He’s most famous for the Amazon Random Shopper. He gives this a budget of $50 a month, and it automatically selects and delivers random CDs, books and DVDs to his home.

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He sees each of these services as a black box which needs examining, testing the bounds of what is possible. Pushing the system to the limit is often where interesting things occur.

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A lot of his work draws on services like Twitter or YouTube, from which he can generate an infinite amount of output. The question is how you make “infinite elegant content not boring”. As an example, he spent some time discussing the mechanics of Spelunky, a Mario-like game which generates random levels that manage to feel carefully crafted. Like much of Darius’ work, it uses a careful balance of templated content, random inputs and the context of pre-existing game mechanics to create this sense of random familiarity (and fun)

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Darius emphasized this element of context. As an example, he showed how you can use the Wordnik API to select a random word and have it return its definition.  This in itself is a bit boring, but if you put it in a specific context, like he has done with the definition for “earthquake” below, you start to get something a bit more interesting and fun. See You Must Be,

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Similarly, in the Two Headlines Twitter Bot, he uses the context of news headlines, but mixes the topics from two different sources, to create something new and strange.

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A couple of other Twitter bots

  • Olivia Taters (by Rob Dubbin) splices together randomly selected sentences from Twitter that feature the words “totally” and “probably” to create phrases that sound like they might have been said by an adolescent girl.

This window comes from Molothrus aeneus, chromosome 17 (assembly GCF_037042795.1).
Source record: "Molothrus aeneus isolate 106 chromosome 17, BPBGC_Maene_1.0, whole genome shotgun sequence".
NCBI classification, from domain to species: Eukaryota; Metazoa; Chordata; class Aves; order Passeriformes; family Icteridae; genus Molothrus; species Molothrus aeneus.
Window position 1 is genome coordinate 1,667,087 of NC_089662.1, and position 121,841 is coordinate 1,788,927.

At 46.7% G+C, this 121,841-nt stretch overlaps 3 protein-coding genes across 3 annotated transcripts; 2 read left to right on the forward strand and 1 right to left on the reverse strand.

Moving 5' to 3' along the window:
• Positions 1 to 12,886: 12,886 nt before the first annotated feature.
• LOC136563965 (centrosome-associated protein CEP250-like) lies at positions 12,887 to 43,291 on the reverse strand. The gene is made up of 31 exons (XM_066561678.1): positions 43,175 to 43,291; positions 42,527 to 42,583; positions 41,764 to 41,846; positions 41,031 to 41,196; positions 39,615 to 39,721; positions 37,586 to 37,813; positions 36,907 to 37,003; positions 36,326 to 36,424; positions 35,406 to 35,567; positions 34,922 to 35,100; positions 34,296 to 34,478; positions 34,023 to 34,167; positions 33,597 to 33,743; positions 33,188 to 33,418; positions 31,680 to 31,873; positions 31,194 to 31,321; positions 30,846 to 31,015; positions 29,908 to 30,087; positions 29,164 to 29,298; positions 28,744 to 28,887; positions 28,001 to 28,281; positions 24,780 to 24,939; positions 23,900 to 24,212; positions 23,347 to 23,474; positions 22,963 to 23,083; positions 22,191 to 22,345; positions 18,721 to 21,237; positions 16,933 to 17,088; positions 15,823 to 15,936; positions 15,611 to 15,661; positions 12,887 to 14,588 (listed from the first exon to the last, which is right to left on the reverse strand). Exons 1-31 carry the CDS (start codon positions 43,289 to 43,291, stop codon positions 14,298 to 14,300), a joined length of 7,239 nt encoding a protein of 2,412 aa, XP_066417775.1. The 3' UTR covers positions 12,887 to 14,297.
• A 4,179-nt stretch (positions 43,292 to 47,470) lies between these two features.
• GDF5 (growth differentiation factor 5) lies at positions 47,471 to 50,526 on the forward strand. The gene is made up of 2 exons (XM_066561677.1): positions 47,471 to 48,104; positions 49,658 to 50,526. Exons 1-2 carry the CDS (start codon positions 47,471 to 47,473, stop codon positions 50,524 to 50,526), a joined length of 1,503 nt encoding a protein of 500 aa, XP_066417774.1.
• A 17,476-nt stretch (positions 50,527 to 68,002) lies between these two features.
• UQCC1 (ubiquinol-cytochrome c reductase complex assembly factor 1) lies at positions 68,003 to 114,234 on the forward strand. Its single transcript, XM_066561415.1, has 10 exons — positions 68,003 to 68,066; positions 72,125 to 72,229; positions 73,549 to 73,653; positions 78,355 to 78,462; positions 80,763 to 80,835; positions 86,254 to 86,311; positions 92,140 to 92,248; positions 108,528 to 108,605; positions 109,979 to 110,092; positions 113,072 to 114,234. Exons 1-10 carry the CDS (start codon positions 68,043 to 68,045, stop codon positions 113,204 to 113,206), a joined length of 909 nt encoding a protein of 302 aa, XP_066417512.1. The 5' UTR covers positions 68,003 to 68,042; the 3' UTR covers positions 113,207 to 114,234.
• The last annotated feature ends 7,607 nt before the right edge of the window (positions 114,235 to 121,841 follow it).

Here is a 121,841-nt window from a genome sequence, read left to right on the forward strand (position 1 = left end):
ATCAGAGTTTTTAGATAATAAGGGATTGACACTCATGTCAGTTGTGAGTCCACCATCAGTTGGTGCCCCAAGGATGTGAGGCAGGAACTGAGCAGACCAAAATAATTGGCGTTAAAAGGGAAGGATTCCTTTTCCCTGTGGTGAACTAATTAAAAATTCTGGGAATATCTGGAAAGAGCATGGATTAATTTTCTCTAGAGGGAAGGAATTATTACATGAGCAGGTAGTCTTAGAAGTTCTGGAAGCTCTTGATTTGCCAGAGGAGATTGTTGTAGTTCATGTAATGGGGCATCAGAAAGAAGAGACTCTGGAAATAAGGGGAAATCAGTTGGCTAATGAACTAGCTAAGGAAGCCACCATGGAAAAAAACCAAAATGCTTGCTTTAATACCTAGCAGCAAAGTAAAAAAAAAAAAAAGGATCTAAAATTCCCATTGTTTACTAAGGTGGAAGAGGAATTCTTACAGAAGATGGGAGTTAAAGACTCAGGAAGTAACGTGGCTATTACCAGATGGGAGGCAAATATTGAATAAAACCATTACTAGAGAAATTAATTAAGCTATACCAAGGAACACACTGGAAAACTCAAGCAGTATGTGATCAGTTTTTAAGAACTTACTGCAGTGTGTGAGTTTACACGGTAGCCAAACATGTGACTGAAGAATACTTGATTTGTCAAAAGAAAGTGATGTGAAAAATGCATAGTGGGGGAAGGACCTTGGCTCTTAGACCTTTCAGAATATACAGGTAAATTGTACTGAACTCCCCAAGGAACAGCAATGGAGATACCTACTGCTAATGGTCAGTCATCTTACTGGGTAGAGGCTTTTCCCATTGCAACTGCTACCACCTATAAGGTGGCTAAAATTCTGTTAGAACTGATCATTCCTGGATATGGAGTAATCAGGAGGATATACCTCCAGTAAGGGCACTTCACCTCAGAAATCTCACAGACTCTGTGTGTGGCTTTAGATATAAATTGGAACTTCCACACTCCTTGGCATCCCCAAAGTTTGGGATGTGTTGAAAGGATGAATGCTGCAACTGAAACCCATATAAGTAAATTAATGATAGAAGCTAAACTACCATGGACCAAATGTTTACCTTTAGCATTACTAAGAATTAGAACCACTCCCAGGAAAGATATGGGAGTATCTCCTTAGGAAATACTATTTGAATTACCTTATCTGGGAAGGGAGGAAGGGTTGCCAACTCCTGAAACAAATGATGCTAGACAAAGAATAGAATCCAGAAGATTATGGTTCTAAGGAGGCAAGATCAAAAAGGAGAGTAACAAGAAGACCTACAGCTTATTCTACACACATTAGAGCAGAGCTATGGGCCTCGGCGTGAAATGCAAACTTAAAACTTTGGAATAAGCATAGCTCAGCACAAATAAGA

• Pentametron (by Ranjit Bhatmager) looks for phrases on Twitter that follow an Iambic Pentameter poetic structure.

 

James George and Jonathan Minard – CLOUDS

CLOUDS
cloudsdocumentary.com
twitter.com/obviousjim
@deepspeedmedia

The day finished with a performance of Clouds. This is an amazing digital documentary, that mixes interviews done with members of the open source community. They are tied together by a loose structure of topics and themes. Each interview was taken in 3D using a Kinect, and is played back in a way that allows you to navigate around the subject, and the whole system is peppered with amazing visualizations that work in real time. To make it even MORE complicated, it can be navigated using the Kinect, and viewed using the Oculus Rift, so they’ve thrown everything at it. It’s an impressive piece of work, though, and they’ve generously released the source code on GitHub.

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Here, the authors of the system, James George and Jonathan Minard, are taking the audience on a “directors cut” of the content.